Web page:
Woods' scrambling a spectacle all its own

April 11, 1997|By John Eisenberg

AUGUSTA, Ga. -- Forty-30? Sure, that's a pretty reasonable score for halftime of a college basketball game, or, say, the end of a football game between teams with good offenses.

But as a golfer's scorecard, particularly in the first round of the Masters on a day when only seven golfers break par? Forty-30?

In the movies, maybe, with a dramatic soundtrack building to a crescendo.

Or maybe in some bizarro golf novel, stretching the limits of reality.

But for real? Come on. Is any golfer really capable of such a preposterous score?

Do we have to answer that question?

"None of us in here has any idea how he does it," said a press official as Tiger Woods settled into a chair to speak to reporters after a careening 70 that often resembled "Ben Hur" yesterday at Augusta National.

It was a spectacle, pure and simple, the golfing version of chariots and lions: four hours of rises and falls that did as much to validate Woods' growing legend as any of his well-documented successes.

Playing in black pants and a black shirt on a sunlit afternoon, Woods shot a 40 on the front nine, spraying his drives all over the course, scrambling for bogeys, missing putts and working on a fast and wicked pratfall in his much-trumpeted first Masters appearance as a pro.

"I was pretty hot at the way I was playing," Woods said.

Twenty-four other golfers shot 40 or worse on the front nine. Only three came back to break par on the back nine.

Actually, two broke par and one humiliated par.

Out of nowhere, Woods started chipping in, draining long putts, making birdies and leapfrogging rivals on the scoreboard.

Four birdies and an eagle on the first eight holes of the back nine had Augusta's tall pines all but swaying from the force of the cheers of a gallery that stretched 10 deep around Woods.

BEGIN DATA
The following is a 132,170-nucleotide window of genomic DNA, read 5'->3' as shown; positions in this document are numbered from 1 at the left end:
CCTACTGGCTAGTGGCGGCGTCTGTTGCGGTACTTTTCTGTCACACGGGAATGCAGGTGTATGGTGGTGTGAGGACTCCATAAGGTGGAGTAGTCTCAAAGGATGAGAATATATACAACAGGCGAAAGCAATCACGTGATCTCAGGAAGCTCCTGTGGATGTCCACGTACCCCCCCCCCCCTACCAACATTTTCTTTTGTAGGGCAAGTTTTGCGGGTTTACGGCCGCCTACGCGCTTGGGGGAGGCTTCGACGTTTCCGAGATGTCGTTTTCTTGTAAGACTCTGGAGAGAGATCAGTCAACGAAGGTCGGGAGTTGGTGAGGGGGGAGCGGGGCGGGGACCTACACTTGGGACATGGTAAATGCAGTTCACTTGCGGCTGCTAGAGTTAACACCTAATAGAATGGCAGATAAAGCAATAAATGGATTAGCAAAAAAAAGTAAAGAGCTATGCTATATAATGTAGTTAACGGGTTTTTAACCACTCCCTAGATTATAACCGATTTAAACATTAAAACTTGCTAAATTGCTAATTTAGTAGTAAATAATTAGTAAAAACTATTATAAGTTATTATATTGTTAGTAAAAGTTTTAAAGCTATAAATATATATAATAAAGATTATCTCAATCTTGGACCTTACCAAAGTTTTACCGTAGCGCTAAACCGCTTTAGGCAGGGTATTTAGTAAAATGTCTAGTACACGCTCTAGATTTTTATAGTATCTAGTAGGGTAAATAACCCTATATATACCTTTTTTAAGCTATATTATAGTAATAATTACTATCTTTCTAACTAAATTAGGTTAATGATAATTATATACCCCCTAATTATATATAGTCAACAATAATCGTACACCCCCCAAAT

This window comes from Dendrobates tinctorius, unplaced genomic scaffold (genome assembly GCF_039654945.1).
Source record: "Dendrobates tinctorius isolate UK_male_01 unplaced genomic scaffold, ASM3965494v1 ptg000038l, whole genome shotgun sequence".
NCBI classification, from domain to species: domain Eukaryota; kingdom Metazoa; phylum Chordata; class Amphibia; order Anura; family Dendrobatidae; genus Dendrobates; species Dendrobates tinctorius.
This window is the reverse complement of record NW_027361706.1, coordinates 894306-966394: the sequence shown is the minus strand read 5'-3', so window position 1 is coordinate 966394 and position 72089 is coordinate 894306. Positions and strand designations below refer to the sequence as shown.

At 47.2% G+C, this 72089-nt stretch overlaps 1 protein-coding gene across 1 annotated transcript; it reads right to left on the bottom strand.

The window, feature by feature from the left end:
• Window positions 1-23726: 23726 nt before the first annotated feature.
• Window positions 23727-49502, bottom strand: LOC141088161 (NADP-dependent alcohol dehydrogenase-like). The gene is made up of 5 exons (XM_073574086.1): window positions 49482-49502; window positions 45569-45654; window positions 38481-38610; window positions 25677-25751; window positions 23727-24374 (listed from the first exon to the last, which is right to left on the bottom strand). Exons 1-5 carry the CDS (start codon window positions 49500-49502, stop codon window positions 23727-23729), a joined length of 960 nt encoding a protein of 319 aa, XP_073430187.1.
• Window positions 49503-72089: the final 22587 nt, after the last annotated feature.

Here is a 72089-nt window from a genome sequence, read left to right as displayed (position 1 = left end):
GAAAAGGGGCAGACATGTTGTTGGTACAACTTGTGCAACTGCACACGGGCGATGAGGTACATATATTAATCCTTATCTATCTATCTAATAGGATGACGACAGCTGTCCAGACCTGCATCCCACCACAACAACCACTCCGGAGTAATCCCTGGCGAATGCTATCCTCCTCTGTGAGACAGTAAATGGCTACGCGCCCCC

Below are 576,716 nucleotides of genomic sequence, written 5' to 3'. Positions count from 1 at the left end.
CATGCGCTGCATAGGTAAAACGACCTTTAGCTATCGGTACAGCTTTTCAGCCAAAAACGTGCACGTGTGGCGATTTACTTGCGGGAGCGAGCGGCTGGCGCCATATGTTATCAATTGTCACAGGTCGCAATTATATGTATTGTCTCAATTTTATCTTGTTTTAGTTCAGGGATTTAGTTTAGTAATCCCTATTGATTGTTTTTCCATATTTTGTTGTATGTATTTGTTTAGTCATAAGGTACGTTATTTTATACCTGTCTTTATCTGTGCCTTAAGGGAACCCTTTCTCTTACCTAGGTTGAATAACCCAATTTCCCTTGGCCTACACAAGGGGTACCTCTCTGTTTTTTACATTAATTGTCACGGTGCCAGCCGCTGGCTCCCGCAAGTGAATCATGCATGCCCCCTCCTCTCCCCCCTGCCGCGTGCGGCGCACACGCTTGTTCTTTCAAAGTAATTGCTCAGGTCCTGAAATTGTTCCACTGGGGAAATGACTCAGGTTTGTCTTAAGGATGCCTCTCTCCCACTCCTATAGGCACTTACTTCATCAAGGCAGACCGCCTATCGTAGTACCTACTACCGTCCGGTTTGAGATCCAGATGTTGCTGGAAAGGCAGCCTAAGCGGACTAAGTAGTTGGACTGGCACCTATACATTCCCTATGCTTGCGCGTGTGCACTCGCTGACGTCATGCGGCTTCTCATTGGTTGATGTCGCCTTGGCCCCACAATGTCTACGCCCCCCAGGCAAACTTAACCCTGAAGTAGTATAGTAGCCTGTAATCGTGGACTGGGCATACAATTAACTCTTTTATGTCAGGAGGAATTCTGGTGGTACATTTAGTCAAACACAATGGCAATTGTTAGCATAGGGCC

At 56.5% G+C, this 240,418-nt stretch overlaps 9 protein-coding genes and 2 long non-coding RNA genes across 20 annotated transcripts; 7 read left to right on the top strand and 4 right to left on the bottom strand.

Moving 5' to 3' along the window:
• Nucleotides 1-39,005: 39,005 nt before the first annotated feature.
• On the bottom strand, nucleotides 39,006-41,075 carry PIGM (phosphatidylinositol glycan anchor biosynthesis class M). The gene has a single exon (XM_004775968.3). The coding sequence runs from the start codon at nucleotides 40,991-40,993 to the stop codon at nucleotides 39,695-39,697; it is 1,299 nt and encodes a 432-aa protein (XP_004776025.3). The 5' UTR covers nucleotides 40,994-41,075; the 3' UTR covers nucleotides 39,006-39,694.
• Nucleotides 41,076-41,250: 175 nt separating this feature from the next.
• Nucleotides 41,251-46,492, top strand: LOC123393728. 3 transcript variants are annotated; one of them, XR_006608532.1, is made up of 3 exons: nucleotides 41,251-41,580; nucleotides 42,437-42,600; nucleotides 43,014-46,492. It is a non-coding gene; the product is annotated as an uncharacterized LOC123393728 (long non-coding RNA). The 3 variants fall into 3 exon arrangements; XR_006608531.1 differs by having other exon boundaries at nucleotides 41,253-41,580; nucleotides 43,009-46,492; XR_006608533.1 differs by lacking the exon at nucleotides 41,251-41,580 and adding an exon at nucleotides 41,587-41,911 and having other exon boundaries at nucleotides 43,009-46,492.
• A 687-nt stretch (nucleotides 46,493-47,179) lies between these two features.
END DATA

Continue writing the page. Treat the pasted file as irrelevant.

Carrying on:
Woods' playing partner, Nick Faldo -- only the defending champion and best golfer in the world -- was rendered all but invisible as he grumped to a 75, slam-dunked as surely as a geek trying to guard Michael Jordan.

Arriving at the 18th tee, Woods needed one more birdie for a 29 on the back nine, tying the record.

He mashed his drive to within 97 yards of the hole on the 405-yard par-4, then lofted his approach shot to within 12 feet of the cup. His putt rolled just past the hole, forcing him to settle for a par and a 30.

"I'll take it," Woods said. "I was just glad to shoot a decent score after all the trouble on the front."

His score left him in fourth place after 18 holes, quite an accomplishment considering that he was on his way out of the tournament after nine holes.


Leave it to Woods, a 21-year-old single-handedly reinventing the golf tour, to find such an exhilarating way to shoot such a boring 70.

His explanation? Well, watching him shoot 40-30 was more exciting than listening to him explain it. He talked about swing keys and body position. He's a technician.

"I just wasn't driving the ball well at all on the front," he said. "This is obviously a big tournament, and I'm going to have some butterflies. My swing wasn't quite there. Even on the [driving] range it wasn't there. But I knew what I was doing wrong, and it was just a matter of working it out. I started to feel better on 10."

His gallery spent the next two hours stomping wildly across Augusta's manicured fields.

"You could hear them coming toward us after Tiger putted out," said Paul Stankowski, who was playing in the group in front of Woods and Faldo. "You have to be patient. There were a lot of people out there watching Tiger. I backed off a putt on 16 because I knew [Woods] was looking at an eagle putt on 15."

A 4-foot eagle putt, to be precise. Woods made it.

He also sank a long birdie chip with a 9-iron on 12, pitching from behind the green on Augusta's toughest hole.

"How long was that chip, Tiger?" a reporter said.

"I really can't tell you," Woods said.

"Is it a secret?" the reporter asked.

"Oh, it was about from me to the door," Woods said, pointing to a door about 25 feet away.

He said he planned to spend the evening on the practice range, working out the kinks that had pushed him so close to the brink on the front nine.

"I think I'll be fine," he said.

It's almost as if he's at war with his marvelous record, constantly trying to one-up himself with another outlandish feat.

Three straight U.S. amateur titles; four wins in his first seven months as a pro; a 64-63 on the weekend at Pebble Beach; a hole-in-one at Phoenix; a 7-iron to within six inches to win a playoff with Tom Lehman at the Mercedes Championships.

Now, a 40-30 on Thursday at the Masters, playing with Faldo as the whole golf world watched.

What's next? Something worth seeing, you can be sure of that.

Pub Date: 4/11/97

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